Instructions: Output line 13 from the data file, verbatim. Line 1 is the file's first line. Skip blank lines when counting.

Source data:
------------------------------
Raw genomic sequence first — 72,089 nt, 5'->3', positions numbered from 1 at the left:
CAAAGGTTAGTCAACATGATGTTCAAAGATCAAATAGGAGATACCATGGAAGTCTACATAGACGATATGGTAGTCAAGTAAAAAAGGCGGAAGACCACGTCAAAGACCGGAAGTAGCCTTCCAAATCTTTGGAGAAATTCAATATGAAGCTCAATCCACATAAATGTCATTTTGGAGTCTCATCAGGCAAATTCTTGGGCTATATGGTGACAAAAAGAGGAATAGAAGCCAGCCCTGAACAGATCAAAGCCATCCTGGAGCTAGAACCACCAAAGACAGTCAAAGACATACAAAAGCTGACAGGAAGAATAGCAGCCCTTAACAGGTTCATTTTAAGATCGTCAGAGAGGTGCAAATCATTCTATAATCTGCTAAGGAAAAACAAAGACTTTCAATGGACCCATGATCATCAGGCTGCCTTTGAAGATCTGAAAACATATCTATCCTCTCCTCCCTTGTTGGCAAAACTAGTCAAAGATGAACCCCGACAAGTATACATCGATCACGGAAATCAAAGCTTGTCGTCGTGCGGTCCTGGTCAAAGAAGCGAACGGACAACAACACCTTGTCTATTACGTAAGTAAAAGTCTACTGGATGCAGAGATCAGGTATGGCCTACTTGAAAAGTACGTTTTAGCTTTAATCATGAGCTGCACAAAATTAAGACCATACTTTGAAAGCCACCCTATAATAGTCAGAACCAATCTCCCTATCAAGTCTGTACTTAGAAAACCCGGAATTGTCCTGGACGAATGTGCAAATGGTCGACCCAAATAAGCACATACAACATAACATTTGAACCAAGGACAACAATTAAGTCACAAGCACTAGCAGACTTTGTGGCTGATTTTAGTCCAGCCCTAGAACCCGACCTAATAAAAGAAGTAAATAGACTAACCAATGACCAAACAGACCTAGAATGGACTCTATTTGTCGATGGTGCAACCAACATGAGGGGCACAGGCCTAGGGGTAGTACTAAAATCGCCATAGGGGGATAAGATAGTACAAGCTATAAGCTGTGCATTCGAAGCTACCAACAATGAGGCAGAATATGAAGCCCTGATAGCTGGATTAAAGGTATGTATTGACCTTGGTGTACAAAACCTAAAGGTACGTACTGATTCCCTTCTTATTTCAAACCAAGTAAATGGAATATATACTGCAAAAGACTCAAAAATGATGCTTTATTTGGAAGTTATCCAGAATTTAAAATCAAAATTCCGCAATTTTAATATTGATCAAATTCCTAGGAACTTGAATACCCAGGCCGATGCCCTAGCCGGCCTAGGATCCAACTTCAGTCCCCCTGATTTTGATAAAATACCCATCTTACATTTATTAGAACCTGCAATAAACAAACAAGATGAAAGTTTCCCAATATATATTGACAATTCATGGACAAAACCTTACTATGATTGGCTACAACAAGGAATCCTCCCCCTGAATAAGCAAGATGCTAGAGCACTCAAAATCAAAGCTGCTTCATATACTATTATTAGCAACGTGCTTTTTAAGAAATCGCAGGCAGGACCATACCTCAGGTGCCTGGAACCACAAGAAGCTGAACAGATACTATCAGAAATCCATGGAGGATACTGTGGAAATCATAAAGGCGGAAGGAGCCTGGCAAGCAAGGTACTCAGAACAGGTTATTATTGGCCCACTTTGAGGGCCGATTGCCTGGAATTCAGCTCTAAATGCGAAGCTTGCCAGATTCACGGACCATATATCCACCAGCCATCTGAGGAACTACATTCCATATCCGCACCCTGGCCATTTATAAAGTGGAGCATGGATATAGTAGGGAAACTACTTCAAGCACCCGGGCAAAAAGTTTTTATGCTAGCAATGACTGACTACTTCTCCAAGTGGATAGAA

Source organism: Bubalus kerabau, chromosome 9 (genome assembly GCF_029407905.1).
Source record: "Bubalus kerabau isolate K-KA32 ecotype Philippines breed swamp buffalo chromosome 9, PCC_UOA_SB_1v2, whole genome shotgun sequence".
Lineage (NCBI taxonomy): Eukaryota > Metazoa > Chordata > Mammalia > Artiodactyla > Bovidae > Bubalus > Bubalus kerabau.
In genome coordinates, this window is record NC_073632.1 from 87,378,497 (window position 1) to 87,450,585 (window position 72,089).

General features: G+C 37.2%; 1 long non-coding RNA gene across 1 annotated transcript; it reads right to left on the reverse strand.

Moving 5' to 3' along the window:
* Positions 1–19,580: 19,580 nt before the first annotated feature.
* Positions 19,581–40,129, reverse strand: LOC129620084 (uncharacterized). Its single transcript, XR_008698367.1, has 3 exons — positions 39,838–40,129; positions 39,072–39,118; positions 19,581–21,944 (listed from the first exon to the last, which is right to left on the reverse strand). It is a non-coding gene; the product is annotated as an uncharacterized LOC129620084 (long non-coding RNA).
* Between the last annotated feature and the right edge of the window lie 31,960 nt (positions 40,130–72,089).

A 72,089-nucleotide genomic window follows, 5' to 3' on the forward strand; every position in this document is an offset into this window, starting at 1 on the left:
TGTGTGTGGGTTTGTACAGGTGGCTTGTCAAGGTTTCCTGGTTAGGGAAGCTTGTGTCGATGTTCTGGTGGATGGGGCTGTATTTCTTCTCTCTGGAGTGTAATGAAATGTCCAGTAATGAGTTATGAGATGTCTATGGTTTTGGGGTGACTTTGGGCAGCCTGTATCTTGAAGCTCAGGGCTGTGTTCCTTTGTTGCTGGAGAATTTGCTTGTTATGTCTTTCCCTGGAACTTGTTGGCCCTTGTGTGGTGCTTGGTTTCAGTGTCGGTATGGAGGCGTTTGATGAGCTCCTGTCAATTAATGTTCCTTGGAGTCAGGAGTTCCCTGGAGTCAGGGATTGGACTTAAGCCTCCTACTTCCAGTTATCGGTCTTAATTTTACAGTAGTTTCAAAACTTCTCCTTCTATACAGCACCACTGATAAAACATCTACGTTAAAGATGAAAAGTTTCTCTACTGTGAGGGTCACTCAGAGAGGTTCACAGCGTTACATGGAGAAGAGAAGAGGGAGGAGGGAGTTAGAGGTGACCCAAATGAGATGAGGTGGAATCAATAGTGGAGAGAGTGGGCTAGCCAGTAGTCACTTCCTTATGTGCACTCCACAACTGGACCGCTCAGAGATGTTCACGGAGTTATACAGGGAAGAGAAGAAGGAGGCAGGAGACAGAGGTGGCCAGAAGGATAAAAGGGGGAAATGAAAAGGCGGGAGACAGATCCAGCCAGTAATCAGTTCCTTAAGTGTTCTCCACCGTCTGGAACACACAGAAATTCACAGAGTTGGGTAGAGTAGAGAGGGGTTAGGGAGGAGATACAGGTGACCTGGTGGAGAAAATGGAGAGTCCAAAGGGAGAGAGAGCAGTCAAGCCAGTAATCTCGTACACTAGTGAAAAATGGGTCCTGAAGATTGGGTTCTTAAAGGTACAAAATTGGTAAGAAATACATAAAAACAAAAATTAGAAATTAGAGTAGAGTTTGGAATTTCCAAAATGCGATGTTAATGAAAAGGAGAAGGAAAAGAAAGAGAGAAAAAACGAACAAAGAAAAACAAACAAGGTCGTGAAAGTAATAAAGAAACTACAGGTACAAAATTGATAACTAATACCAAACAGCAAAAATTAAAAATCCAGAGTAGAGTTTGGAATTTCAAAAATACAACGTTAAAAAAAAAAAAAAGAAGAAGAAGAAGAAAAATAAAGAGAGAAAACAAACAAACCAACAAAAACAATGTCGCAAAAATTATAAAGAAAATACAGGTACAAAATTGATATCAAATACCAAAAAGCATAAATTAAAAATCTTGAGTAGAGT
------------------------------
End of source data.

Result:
TGTGTGTGGGTTTGTACAGGTGGCTTGTCAAGGTTTCCTGGTTAGGGAAGCTTGTGTCGATGTTCTGGTGGATGGGGCTGTATTTCTTCTCTCTGGAGTGTAATGAAATGTCCAGTAATGAGTTATGAGATGTCTATGGTTTTGGGGTGACTTTGGGCAGCCTGTATCTTGAAGCTCAGGGCTGTGTTCCTTTGTTGCTGGAGAATTTGCTTGTTATGTCTTTCCCTGGAACTTGTTGGCCCTTGTGTGGTGCTTGGTTTCAGTGTCGGTATGGAGGCGTTTGATGAGCTCCTGTCAATTAATGTTCCTTGGAGTCAGGAGTTCCCTGGAGTCAGGGATTGGACTTAAGCCTCCTACTTCCAGTTATCGGTCTTAATTTTACAGTAGTTTCAAAACTTCTCCTTCTATACAGCACCACTGATAAAACATCTACGTTAAAGATGAAAAGTTTCTCTACTGTGAGGGTCACTCAGAGAGGTTCACAGCGTTACATGGAGAAGAGAAGAGGGAGGAGGGAGTTAGAGGTGACCCAAATGAGATGAGGTGGAATCAATAGTGGAGAGAGTGGGCTAGCCAGTAGTCACTTCCTTATGTGCACTCCACAACTGGACCGCTCAGAGATGTTCACGGAGTTATACAGGGAAGAGAAGAAGGAGGCAGGAGACAGAGGTGGCCAGAAGGATAAAAGGGGGAAATGAAAAGGCGGGAGACAGATCCAGCCAGTAATCAGTTCCTTAAGTGTTCTCCACCGTCTGGAACACACAGAAATTCACAGAGTTGGGTAGAGTAGAGAGGGGTTAGGGAGGAGATACAGGTGACCTGGTGGAGAAAATGGAGAGTCCAAAGGGAGAGAGAGCAGTCAAGCCAGTAATCTCGTACACTAGTGAAAAATGGGTCCTGAAGATTGGGTTCTTAAAGGTACAAAATTGGTAAGAAATACATAAAAACAAAAATTAGAAATTAGAGTAGAGTTTGGAATTTCCAAAATGCGATGTTAATGAAAAGGAGAAGGAAAAGAAAGAGAGAAAAAACGAACAAAGAAAAACAAACAAGGTCGTGAAAGTAATAAAGAAACTACAGGTACAAAATTGATAACTAATACCAAACAGCAAAAATTAAAAATCCAGAGTAGAGTTTGGAATTTCAAAAATACAACGTTAAAAAAAAAAAAAAGAAGAAGAAGAAGAAAAATAAAGAGAGAAAACAAACAAACCAACAAAAACAATGTCGCAAAAATTATAAAGAAAATACAGGTACAAAATTGATATCAAATACCAAAAAGCATAAATTAAAAATCTTGAGTAGAGT